Metropolitan News-Enterprise


Thursday, July 18, 2013


Page 1


Supreme Court Leaves Standing Order Reinstating San Diego Teacher Accused of Molestation 


By a MetNews Staff Writer


The California Supreme Court yesterday denied review of a Fourth District Court of Appeal ruling that overturned the firing of a San Diego elementary school teacher once convicted of molesting pupils.

The justices, at their weekly conference in San Francisco, voted 6-1 not to grant review in San Diego Unified School District v. Commission on Professional Conduct (Jesperson) (2013) 214 Cal. App. 4th 1120. Only Justice Carol Corrigan voted to hear the San Diego Unified School District’s challenge to the ruling that it lacked a factual basis to fire Thad Jesperson.

Jesperson is a former second- and third-grade teacher at Toler Elementary School in the Clairemont neighborhood. He served more than three years in prison before his convictions were thrown out by an earlier appellate ruling.

In the administrative proceedings that followed the dismissal of the criminal case—after three trials—a commission on professional competence found that Jesperson did not engage in immoral conduct and that he is fit to teach. Under state law, a tenured teacher may appeal district discipline to such a commission, composed of an administrative law judge and two education professionals.

A San Diego Superior Court judge overruled the commission, saying the witnesses against Jesperson were credible. But Justice Terry O’Rourke, writing for Div. One of the Court of Appeal, said the trial judge failed to give the required deference to the commission’s finding.

Jesperson, who taught pupils at and was by several accounts a popular educator, has fought for more than a decade to clear himself of allegations he molested pupils during the 2001-02 and 2002-03 school years. The allegations initially involved eight students, but charges relating to four of them were dropped before trial.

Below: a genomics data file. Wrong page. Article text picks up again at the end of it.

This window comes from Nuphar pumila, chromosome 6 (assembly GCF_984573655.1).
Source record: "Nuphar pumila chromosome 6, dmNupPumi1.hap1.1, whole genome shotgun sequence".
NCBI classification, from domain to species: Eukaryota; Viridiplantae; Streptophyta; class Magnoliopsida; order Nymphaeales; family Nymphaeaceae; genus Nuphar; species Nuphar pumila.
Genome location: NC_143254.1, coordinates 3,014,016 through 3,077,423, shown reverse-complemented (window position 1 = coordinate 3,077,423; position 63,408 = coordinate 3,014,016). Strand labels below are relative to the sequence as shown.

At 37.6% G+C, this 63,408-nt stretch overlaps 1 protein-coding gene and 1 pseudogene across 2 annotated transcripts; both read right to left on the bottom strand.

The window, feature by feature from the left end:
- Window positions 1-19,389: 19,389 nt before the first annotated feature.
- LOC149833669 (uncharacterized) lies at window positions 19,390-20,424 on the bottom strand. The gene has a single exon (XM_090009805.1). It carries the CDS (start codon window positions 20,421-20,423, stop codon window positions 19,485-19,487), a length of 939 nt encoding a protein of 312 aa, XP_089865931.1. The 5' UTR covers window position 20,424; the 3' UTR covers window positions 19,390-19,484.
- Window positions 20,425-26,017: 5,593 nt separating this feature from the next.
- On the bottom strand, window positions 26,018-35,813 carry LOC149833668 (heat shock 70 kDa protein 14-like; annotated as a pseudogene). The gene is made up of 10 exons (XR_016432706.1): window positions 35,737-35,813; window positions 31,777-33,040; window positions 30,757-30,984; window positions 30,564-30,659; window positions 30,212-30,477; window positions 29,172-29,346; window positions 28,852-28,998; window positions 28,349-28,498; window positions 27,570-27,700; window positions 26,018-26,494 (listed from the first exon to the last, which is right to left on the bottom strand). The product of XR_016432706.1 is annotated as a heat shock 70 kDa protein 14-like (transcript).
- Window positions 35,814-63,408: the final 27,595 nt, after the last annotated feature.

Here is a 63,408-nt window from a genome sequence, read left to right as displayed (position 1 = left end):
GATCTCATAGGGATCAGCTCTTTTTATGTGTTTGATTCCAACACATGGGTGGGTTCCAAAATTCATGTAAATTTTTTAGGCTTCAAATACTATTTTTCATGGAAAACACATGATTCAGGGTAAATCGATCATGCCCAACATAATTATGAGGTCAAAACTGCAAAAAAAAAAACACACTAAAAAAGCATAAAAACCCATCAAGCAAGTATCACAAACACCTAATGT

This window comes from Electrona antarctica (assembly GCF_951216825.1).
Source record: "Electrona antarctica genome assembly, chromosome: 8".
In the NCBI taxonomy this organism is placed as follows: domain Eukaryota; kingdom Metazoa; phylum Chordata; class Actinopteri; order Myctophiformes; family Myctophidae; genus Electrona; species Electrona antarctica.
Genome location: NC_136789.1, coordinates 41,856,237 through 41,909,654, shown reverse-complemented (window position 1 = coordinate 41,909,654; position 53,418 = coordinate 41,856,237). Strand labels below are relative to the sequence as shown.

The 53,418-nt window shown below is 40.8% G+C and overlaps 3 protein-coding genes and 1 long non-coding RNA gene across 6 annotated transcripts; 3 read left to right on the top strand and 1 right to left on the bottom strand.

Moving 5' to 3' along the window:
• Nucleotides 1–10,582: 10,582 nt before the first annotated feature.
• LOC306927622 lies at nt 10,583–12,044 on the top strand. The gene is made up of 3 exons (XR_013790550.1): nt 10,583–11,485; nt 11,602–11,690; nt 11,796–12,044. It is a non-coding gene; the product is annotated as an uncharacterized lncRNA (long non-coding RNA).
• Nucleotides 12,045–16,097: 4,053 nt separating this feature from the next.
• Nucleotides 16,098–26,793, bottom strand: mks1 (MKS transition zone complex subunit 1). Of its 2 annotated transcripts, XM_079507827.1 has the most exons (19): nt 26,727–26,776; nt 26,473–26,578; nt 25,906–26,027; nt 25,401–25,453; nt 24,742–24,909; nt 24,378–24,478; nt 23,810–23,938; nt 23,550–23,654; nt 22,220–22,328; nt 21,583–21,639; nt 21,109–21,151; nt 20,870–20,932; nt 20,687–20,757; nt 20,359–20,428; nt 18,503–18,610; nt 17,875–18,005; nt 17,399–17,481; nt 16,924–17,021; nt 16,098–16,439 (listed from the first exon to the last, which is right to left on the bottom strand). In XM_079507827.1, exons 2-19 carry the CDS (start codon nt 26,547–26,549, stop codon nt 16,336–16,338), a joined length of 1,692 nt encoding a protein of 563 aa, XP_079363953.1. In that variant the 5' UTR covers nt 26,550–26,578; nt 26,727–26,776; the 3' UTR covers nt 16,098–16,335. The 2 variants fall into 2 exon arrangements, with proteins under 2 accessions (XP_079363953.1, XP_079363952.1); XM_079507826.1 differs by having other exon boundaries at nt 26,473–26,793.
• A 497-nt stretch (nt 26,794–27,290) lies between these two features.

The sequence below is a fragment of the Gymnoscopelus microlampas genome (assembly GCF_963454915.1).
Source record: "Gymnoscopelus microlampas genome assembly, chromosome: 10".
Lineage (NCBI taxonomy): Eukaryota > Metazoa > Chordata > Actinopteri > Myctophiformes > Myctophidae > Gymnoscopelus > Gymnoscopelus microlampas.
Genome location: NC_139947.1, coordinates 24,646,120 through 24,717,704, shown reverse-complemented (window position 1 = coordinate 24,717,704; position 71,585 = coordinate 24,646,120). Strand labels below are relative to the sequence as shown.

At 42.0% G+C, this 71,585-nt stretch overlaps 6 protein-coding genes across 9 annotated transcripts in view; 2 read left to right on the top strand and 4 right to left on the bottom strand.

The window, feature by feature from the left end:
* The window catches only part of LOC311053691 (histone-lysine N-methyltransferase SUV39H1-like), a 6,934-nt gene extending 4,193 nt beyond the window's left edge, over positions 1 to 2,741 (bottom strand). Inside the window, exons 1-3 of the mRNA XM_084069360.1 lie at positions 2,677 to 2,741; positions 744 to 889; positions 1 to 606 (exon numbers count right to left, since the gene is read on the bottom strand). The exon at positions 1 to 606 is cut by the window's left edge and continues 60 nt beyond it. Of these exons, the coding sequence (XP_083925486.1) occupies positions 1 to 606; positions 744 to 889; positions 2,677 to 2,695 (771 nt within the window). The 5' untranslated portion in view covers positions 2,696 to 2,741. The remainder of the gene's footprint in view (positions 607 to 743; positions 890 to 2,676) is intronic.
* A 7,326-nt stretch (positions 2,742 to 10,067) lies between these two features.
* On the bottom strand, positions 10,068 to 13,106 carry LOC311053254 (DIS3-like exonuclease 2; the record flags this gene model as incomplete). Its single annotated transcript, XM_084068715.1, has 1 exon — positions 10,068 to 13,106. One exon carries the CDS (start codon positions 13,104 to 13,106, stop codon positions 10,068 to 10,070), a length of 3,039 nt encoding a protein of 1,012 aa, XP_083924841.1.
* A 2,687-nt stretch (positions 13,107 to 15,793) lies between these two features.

Prosecutors dropped the case after the first two trials resulted in mixed verdicts, including hung juries on several counts, and all of the convictions—on eight counts, resulting in a “one-strike” sentence of  15 years to life, were thrown out by the Court of Appeal in 2007, after the third trial.

The Court of Appeal found in a 2-1 decision that the verdict was tainted by jury misconduct and ineffective assistance of counsel. Prosecutors said they did not want to subject the child witnesses to a fourth trial.

The competence commission, following a hearing at which one of the pupils and her mother testified, and criminal trial testimony by those witnesses was read into the record, said the evidence only established that Jesperson had been “physically affectionate” with pupils, not that he had molested anyone or was otherwise unfit to teach.

Jesperson’s lawyers decried the lack of physical evidence in the case and said the children initially denied the teacher did anything wrong but changed their stories under pressure from parents, police and social workers.

But San Diego Superior Court Judge William Nevitt, citing his three years of experience hearing hundreds of children testify in juvenile court, said he believed the testimony about inappropriate conduct.

O’Rourke, however, writing for the Court of Appeal said Nevitt failed to give the required “great weight” to the commission’s findings regarding the implausibility of much of the child’s testimony, such as statements that the “bad” touching occurred “everyday” and that it occurred in class when all of the students were present. Nevitt also failed to credit, as the commission had, the testimony of a special education assistant, who said Jesperson often patted students on the back, or hugged them, as a form of encouragement, that he was a good teacher, and that she never saw any improper conduct, O’Rourke said.

The justice said it was “highly improbable” that the teacher could have molested a child on multiple occasions over several weeks without the assistant or another adult noticing that something was amiss. 


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